An employee works in a factory producing textiles in Shaoxing, Zhejiang Province, China. (Photographer: Nelson Ching/Bloomberg)

Don't Pin Your Hopes on Massive Consumption Stimulus in China

(Bloomberg) -- A leaked early draft of a plan by China’s top economic planner for a series of wide-ranging measures to boost consumption of cars and electronics was greeted warmly by the stock market, but investors shouldn’t pin their hopes on all the policies described.

The National Development and Reform Commission’s proposals, which Bloomberg News reported on last week, include subsidies for new-energy vehicles, smartphones and home appliances, and a significant easing in car ownership restrictions. The agency has since tried to downplay the document, telling state media it’ll need "repeated research" before any policies are issued.

“A lot of measures mentioned in the circulated policy draft last week are not implementable and merely serve the purpose for discussion," said Cui Dongshu, secretary general of the China Passenger Car Association. “Who knows what the final policy would be."

It’s not unusual for multiple drafts of Chinese government policies to leak while they are being worked on, and for the final version to differ significantly from the original. Moreover, Beijing hinted recently that it won’t engage in massive stimulus. Traders interpreted a Friday Politburo statement as a sign extended support isn’t on the way, while comments from the State Council and central bank have pointed to less liquidity and more targeted stimulus.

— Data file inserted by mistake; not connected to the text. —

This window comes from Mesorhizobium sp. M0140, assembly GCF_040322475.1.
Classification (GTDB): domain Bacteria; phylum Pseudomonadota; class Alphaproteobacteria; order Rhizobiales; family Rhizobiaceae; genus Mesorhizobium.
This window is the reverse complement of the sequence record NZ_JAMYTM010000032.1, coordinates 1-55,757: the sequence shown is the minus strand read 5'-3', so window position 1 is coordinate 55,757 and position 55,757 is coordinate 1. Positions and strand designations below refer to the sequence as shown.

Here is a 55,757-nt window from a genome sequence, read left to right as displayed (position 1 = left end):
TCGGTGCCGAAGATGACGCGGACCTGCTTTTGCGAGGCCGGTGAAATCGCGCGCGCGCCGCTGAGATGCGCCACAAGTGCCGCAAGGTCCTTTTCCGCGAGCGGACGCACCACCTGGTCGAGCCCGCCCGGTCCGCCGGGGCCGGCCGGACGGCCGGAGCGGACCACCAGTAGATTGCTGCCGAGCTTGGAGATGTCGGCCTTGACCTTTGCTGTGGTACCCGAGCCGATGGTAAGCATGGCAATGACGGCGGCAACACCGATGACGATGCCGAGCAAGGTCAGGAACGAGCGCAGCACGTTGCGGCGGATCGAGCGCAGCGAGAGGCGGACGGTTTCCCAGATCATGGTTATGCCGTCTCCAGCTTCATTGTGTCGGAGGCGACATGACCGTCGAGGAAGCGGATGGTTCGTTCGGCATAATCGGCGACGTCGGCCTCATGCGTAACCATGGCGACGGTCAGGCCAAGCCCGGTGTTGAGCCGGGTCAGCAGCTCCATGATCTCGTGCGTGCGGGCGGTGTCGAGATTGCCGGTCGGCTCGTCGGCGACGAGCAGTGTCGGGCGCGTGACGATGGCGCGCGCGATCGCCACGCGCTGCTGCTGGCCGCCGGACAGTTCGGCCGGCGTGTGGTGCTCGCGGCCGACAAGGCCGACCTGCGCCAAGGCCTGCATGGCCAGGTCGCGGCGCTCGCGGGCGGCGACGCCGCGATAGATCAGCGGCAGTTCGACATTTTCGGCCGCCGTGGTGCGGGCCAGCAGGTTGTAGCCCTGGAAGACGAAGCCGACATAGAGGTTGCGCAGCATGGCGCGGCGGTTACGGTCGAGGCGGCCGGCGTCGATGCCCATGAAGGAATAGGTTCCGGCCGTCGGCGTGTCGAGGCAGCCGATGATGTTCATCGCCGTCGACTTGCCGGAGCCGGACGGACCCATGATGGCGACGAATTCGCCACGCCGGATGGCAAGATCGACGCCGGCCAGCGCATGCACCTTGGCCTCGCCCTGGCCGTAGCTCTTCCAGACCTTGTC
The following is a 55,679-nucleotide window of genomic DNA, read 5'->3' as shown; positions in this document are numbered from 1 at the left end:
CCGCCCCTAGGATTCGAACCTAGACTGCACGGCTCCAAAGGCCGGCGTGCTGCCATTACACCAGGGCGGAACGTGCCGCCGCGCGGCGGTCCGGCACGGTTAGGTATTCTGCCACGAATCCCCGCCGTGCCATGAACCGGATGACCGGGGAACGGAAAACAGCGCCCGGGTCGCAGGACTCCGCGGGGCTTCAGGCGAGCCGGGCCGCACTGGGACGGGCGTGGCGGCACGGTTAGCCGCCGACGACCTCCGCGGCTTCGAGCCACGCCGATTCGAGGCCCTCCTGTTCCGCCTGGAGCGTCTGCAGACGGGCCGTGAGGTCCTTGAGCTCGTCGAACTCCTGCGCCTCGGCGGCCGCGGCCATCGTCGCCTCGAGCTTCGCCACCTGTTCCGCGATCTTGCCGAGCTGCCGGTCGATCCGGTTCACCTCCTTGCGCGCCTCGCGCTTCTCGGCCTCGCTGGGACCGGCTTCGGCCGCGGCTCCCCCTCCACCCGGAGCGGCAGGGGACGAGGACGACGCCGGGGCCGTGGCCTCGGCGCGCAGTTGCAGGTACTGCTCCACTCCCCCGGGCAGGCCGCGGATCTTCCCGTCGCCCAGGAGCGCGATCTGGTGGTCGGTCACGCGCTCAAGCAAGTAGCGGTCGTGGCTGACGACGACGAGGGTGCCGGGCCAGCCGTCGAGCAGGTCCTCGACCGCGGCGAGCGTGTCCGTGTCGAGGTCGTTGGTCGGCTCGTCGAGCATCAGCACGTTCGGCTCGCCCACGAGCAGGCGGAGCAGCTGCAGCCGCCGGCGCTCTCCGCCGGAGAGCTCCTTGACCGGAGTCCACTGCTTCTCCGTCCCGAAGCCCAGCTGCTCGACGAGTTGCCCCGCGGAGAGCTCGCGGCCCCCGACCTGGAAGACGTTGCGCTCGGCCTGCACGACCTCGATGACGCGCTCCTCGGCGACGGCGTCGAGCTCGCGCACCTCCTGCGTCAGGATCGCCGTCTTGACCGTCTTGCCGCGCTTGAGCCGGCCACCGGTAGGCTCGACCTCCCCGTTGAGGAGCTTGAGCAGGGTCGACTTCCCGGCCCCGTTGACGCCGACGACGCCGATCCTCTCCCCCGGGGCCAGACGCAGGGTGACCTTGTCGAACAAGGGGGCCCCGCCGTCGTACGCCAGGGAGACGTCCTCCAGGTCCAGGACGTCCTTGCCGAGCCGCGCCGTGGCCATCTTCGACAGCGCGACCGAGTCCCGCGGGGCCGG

“It’s a difficult balancing act for the government,” said Steve Man, a Hong Kong-based analyst with Bloomberg Intelligence. “While the government sees the auto industry is a significant contributor to economic growth, its policies like purchase-tax cuts and subsidies to consumers could lead to pronounced fluctuations in auto demand.”

For those trying to read the tea leaves, it may be wise not to get ahead of themselves. Officials began working on cuts to subsidies for electric vehicles in the summer last year, and only announced the actual policy in March. In the process, there were multiple leaks of various drafts, and the final version still hurt shares of the country’s top EV makers when the reductions turned out to be bigger than expected.

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